What changes have been brought by you in IMI?
Academic institutions are built around great faculty. When I joined MDI, we had about 12 faculty members, when I left MDI, we were 76. When I joined IMI, there were around 31 faculty members and now, we have 65 members. Our dream is to have around 80 members. Our faculty members have PhDs from good foreign universities or are from IIM. We don’t compromise on quality of faculty members. Our salary budget was around `10 crore when I joined IMI and now it is `18 crore. This is a very productive investment if you want to be a leader. Another thing which I did was to focus on Management Development Programmes (MDPs). We had a very low number of MDPs and training programmes. We must connect with the corporate world and in this endeavor, we should do something for it. You should do different programmes for companies across sector. Today, they are coming to us. You will be surprised to know that in three years, the figure has moved from `2.35 crore to `16 crore in the MDP area.

“If you go to university system, you will find that people only speak about past. Any Vice Chancellor who talks about performance or semester system lands in trouble.”

How important are corporate tieups for management institutes?
If you are not connected to corporate world, you will not know what is happening there. In last six years, we have hired some adjunct faculty members, who have great experience in corporate world. They are managers, general managers, HR president, etc in the corporate world. Eight to nine persons out of our 65 faculty members are adjunct faculty members. We are grooming leaders who can provide thought leadership. We are extremely liberal about faculty development. We have also started Phd programmes to attract scholars. We have pumped around `50 crore for infrastructure and will spend `10 crore more in future.

Given your expertise in the subject of Leadership in Management, what are the five qualities that make a good leader?
hoFirst, one should have humility. Forget mistakes as you can’t build tomorrow on the basis of yesterday. By serving people, you become more indispensable because people start feeling your absence if you are not around. This doesn’t happen with the king. People don’t miss a king for long. He must be capable of integrating the dots and creating a pattern. He should fly at 60,000 feet, but should also be able to walk on ground. He should be a steady thinker and action oriented. He should have a binocular vision with an eye for both the macro and micro detail. He must trust, empower and delegate. He should spend his time in some kind of value addition, not getting involved in files and nitty-grity work. In my view, he should monitor as well as deligate because delegation without monitoring is abdication. He should be liberal, supportive, but ruthless in demanding performance.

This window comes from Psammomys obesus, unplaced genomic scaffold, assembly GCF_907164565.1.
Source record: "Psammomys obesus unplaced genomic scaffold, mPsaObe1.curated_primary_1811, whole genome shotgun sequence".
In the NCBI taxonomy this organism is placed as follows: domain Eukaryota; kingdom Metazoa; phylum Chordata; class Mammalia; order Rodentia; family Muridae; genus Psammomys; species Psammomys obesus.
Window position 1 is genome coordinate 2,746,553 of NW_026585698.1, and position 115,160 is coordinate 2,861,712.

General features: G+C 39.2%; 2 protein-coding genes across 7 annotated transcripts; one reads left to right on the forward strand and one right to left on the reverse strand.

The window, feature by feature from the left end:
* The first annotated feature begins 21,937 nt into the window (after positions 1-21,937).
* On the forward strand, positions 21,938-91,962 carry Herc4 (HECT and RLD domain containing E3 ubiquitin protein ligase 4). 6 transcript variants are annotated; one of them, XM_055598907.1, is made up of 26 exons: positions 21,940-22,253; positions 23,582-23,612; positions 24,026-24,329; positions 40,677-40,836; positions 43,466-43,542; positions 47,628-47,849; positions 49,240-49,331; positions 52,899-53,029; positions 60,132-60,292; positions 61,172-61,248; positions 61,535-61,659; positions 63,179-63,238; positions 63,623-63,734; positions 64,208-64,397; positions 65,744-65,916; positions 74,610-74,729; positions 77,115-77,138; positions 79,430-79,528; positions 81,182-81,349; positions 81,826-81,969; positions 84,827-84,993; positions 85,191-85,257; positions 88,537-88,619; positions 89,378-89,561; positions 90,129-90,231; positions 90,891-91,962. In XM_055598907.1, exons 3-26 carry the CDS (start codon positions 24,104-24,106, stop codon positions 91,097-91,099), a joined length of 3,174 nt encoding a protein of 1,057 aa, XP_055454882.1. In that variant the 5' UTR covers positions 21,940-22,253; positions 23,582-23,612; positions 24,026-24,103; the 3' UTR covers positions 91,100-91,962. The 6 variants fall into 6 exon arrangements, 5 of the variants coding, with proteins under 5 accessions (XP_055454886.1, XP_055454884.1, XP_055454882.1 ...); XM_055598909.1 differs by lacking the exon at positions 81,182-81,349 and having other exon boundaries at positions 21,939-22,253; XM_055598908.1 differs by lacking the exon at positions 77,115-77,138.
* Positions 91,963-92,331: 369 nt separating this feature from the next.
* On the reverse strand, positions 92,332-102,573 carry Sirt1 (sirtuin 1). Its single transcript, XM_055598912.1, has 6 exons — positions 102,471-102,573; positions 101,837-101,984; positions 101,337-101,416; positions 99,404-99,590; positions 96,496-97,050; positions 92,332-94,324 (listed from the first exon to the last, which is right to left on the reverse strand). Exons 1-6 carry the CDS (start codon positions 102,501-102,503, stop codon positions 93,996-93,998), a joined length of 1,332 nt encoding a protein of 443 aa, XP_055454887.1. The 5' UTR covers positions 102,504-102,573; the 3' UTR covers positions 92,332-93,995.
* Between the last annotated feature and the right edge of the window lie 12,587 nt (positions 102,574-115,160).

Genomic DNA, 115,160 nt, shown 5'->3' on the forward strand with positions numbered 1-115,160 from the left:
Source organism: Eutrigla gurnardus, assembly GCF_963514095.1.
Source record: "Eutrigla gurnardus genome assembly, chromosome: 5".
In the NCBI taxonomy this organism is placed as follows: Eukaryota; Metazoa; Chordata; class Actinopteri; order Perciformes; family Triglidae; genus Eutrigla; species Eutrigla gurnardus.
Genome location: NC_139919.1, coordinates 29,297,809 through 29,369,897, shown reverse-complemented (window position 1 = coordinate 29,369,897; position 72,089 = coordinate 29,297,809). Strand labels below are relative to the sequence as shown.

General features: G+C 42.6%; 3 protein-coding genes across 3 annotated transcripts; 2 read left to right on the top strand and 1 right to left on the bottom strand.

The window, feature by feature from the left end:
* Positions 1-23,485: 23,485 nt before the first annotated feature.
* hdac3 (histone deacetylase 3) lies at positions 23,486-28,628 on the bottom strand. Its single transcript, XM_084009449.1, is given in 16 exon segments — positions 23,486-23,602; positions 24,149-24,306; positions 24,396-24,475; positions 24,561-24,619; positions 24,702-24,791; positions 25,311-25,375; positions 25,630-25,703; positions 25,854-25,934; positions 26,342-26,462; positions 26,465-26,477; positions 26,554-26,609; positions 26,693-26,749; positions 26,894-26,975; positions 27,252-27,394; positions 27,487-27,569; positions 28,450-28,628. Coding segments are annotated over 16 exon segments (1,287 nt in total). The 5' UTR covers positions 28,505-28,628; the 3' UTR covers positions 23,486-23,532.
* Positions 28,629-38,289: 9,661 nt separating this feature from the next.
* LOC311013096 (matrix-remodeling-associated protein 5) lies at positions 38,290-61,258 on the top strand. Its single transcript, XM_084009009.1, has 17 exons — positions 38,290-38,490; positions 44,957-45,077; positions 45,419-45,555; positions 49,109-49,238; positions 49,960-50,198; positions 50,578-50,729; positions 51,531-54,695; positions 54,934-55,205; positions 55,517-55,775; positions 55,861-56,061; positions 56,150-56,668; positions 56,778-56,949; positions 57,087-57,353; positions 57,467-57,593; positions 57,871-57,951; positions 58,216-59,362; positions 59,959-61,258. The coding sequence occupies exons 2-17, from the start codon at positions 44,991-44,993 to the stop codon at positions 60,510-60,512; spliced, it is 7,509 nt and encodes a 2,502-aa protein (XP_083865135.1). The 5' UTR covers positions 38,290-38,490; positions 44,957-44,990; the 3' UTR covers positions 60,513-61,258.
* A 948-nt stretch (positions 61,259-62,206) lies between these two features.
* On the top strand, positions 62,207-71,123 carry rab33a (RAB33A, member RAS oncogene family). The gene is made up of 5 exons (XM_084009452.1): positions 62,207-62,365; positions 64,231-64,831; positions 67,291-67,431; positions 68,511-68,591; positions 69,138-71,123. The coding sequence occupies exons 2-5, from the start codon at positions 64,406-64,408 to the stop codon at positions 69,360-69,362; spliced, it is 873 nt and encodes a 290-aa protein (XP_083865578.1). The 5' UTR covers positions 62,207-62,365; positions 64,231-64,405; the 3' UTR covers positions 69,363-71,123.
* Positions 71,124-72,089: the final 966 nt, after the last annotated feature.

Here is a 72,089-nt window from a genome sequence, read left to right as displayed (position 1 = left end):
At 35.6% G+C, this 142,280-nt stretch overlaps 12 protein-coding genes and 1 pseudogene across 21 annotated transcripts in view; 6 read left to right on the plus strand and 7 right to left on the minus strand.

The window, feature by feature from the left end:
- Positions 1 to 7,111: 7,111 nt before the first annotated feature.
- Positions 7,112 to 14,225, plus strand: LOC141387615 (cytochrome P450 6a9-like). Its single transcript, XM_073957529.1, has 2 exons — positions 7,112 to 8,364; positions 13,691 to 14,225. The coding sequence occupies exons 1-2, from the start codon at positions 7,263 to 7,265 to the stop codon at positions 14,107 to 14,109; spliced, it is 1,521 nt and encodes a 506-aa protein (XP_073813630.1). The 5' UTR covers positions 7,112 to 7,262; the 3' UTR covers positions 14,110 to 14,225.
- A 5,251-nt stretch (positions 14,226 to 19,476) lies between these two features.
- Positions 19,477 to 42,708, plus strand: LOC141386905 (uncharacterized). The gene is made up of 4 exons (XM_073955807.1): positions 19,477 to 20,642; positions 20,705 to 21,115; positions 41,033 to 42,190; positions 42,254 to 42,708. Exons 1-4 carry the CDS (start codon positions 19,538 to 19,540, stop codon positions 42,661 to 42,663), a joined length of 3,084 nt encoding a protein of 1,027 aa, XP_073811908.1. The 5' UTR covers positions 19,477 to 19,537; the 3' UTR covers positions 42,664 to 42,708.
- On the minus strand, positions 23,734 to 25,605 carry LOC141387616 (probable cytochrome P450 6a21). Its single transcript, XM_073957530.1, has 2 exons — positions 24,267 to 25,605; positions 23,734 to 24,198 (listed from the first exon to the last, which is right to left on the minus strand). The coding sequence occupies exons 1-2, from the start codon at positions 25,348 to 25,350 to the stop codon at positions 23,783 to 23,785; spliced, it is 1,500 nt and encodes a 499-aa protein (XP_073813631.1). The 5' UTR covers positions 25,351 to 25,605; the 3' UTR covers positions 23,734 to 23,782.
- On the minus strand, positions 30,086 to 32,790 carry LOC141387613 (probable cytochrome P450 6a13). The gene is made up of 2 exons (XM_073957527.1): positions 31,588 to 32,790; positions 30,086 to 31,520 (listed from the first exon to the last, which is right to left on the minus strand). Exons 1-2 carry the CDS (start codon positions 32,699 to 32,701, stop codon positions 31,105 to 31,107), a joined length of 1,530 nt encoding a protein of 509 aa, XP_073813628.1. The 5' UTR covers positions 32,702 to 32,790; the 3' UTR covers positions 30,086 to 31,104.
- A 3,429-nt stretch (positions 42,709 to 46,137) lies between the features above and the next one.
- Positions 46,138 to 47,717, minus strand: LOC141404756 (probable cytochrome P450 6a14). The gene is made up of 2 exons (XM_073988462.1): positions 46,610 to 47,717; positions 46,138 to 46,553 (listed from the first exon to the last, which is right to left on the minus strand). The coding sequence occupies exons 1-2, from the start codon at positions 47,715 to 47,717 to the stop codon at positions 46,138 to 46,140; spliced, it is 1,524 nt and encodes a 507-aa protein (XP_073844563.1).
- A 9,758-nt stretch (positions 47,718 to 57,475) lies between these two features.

How do executive progammes help in overall development of the student who comes with corporate background?
Ideally, a good MBA programme is where students join after three years of experience. In US and UK, the moment people graduate, they get something to do, but in India, if we forget engineering, people who do BA or B Com, don’t get anything to do. This is why we have two-year MBA programme. MBA is for people, who want to move from technocratic role to managerial role. People are joining management education for money. First question they ask is how much salary I would be getting and not what is the quality of education here. So, we first puncture this approach. Most of the management schools are becoming employment exchanges, which is very dangerous. People should come for learning.

How important is accreditation for an institute?
Accreditation is very vital for survival of an institute. Around 67 percent of our population is the young generation. Can you place all of them? It is difficult with even 15 percent growth rate. India in future will supply manpower to China, Europe, Japan, US and Canada. But what kind of people are you going to supply? If you don’t supply the right kind of people, then what will happen? Do you want people to join as a plumber or an engineer? If you have got accreditation from good universities, you can proudly say that I am grooming students of international standards. Accreditation is compulsory for all management schools, but where are the people to do it? People are very cynical now, like the government as they only talk, but nothing happens. You go to the National Board of Accreditation and see how many people work there. What kind of linkages have they got with the industry? They should clarify how they will execute their plan. They say increase of seats will be linked to accreditation. When there is more demand and less supply, corruption begins. That used to happen once upon a time in AICTE also. People used to collect money for a lot of approvals. This is the reason why AICTE got into trouble, today, the fate of AICTE is bleak. Accreditation is enabling role and the regulators should follow it.